The businesses behind Dubai Sports City, the branding of David Beckham, and the presence and popularity of fantasy sports leagues on the internet are unmistakable indicators that the sports and the entertainment industries are quickly becoming one and the same. But, you needn't travel far or be a hard core sports fan to appreciate this fact. Whether you play Madden NFL on the Wii, use Nike+ along with your iPod to monitor your workouts, or channel surf and take note of the number of athlete-driven commercials, evidence of this transformation is ubiquitous in today's sports viewing and consuming experience.
In recent years, the rapid convergence of sports and entertainment has been key to the sports business industry's continued growth and financial success. Money Games not only analyzes how industry stakeholders have monetized this convergence, but also provides readers with answers to this core question: how can the sports business continue to profit from the blurring of sports and entertainment? Author David M. Carter considers a wide array of implications for television content, video gaming, athlete branding, the Internet, mobile technology, gambling, sports-anchored real estate development, venue technology, and corporate marketing—in short, those areas where business opportunities exist now that sports and entertainment have become one.
Money Games is a must-read for professionals and future leaders of the sports and entertainment industries, and sports fans will also find an intriguing story about the evolution of the games that they cherish and follow.
About the author
David M. Carter is the Executive Director of the University of Southern California's Sports Business Institute and is a Professor of Sports Business at USC's Marshall School of Business. He is the Principal of the Sports Business Group, which has been a premier provider of strategic marketing and business development services to the sports industry for more than a decade. In this capacity, Carter has consulted for corporations, sports organizations, sports and entertainment venues, law firms, municipalities, and individual athletes. Carter is the author of On the Ball: What You Can Learn About Business From America's Sports Leaders (2003), Keeping $core: An Inside Look At Sports Marketing (1996), and You Can't Play The Game If You Don't Know The Rules (1994).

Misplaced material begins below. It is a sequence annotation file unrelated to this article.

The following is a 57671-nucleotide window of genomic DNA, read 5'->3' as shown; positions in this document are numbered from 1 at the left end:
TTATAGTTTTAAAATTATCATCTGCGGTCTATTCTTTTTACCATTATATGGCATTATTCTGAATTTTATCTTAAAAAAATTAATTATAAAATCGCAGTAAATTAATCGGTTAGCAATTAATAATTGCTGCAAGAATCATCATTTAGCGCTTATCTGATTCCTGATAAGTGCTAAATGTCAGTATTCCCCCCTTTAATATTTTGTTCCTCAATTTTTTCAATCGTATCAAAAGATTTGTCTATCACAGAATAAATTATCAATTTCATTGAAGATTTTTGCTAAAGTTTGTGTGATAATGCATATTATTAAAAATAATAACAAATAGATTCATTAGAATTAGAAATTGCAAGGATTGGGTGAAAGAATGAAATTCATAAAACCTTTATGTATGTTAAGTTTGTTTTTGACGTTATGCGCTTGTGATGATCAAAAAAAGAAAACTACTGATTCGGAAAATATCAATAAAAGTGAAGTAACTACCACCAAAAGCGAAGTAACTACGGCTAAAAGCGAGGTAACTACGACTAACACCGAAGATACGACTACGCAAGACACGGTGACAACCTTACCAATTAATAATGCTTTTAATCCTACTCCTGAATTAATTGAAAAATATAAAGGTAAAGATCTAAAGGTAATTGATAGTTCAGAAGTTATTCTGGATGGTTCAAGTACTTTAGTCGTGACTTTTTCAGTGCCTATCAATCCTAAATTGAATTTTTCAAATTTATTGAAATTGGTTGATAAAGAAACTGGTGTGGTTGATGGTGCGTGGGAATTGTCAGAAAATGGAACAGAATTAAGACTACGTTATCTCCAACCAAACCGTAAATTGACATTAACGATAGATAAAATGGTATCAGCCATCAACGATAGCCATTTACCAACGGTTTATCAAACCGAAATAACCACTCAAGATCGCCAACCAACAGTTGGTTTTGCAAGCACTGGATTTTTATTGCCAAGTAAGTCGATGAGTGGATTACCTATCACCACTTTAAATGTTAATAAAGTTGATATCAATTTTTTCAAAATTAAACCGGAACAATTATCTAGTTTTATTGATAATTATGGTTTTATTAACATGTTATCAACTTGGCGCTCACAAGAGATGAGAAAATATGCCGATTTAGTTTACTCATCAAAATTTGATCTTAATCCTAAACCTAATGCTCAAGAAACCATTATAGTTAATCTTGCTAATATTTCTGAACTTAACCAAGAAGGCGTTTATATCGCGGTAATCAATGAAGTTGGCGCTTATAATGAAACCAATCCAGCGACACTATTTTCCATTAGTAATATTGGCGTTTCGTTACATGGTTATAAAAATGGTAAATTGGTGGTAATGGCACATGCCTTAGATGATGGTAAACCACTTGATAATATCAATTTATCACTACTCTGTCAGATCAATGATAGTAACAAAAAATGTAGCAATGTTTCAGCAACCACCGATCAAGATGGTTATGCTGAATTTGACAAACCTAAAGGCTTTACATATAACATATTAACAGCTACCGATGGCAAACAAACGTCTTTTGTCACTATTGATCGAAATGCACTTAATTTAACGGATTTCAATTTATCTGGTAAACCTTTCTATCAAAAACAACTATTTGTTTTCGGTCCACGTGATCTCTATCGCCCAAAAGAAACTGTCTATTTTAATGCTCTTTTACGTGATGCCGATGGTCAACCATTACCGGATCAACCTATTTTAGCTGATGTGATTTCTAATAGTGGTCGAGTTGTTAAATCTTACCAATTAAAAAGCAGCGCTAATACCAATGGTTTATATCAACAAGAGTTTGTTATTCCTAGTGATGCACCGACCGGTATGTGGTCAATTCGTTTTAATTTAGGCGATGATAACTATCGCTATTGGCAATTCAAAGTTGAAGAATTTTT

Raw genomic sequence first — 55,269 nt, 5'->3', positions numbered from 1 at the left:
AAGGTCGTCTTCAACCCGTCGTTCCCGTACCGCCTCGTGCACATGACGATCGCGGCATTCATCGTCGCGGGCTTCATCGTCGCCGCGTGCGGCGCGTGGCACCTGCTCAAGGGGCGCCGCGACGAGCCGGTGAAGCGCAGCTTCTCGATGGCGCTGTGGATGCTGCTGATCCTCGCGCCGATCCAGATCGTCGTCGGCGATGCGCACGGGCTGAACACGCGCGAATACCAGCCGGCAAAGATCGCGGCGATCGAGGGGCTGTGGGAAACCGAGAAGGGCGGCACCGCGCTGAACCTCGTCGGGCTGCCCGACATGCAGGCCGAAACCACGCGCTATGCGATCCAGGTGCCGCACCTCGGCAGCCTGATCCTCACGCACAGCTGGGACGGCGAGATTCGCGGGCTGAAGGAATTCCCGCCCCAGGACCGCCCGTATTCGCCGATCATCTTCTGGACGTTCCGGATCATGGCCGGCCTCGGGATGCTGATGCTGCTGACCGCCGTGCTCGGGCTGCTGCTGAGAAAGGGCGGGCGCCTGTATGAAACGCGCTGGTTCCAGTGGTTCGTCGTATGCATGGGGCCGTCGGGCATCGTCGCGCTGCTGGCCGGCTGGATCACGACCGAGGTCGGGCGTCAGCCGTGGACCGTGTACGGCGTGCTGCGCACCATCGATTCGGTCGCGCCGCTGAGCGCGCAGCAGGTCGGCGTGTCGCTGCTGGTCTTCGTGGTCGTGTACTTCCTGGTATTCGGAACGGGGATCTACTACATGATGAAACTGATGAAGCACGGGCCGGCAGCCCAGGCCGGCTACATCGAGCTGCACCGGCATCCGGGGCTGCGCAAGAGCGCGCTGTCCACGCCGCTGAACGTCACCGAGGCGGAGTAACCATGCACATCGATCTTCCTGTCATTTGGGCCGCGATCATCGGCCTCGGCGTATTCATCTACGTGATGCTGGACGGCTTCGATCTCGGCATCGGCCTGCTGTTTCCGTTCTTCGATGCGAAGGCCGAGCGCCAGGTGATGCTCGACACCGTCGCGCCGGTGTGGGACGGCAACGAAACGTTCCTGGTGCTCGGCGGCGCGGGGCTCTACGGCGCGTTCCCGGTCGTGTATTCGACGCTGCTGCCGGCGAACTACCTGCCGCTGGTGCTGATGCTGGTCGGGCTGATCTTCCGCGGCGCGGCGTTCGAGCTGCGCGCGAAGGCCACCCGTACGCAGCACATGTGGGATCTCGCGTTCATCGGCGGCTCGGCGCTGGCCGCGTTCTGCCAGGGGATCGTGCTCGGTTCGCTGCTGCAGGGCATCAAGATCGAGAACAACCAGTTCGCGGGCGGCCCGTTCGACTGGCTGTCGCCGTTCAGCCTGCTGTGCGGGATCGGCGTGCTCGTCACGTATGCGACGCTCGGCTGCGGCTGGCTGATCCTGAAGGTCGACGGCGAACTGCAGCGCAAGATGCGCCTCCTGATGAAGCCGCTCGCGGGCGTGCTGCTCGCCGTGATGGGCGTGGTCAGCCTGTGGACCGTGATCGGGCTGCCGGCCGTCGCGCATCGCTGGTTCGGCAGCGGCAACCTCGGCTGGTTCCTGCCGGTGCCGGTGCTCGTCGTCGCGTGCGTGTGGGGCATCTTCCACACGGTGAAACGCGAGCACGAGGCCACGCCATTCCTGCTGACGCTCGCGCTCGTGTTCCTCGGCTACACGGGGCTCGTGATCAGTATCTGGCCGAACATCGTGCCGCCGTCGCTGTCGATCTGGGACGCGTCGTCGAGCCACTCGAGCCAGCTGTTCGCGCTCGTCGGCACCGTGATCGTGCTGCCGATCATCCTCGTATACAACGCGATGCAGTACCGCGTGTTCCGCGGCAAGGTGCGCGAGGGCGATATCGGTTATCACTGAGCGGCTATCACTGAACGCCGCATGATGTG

"Money Games presents a compelling perspective on the evolution of sports business and provides an excellent roadmap to maximizing the benefits and minimizing the pitfalls that arise at the intersection of sports and entertainment."
—David Stern, NBA Commissioner
As Major League Baseball has achieved record business performance in recent years, the line that separates sports from entertainment continues to diminish. Money Games examines the current business climate in the sports industry and identifies the challenges facing the various sports leagues in delivering fans what they want while keeping up with the different ways in which fans consume the games."
—Allan H. (Bud) Selig, Baseball Commissioner
"Fans, sports and media executives, and even investors will find that Carter's examination, exploration, and explanation of the changing landscape of sports and entertainment helps them understand their own experiences. From mobile technology and video games to athlete branding and corporate meetings, he interprets everyday events—at home, away from home, and at-venue."
—Stephen A. Greyser, Harvard Business School
"As the sports and entertainment industries converge, the opportunities to consume sports at home, on the go, and at venues multiply exponentially—and the roster of stakeholders who aim to profit from this development expands. Even with the potential for billion dollar bottom lines and brands with global renown, monetizing this corporate decathlon is no easy win. The strategies and tactics that all the players will want—from the boardroom to the locker room—can be found in Money Games."
—John Nendick, Ernst & Young Global Media & Entertainment Industry Leader
"Money Games details what all of us in the sports industry have been witnessing over the last several years: as sports and entertainment continue to converge, substantial business opportunities result. Money Games serves as an invaluable resource for stakeholders hoping to monetize sports as entertainment."
—Kenneth L. Shropshire, Wharton School of the University of Pennsylvania and author of Negotiate Like the Pros and The Business of Sports Agents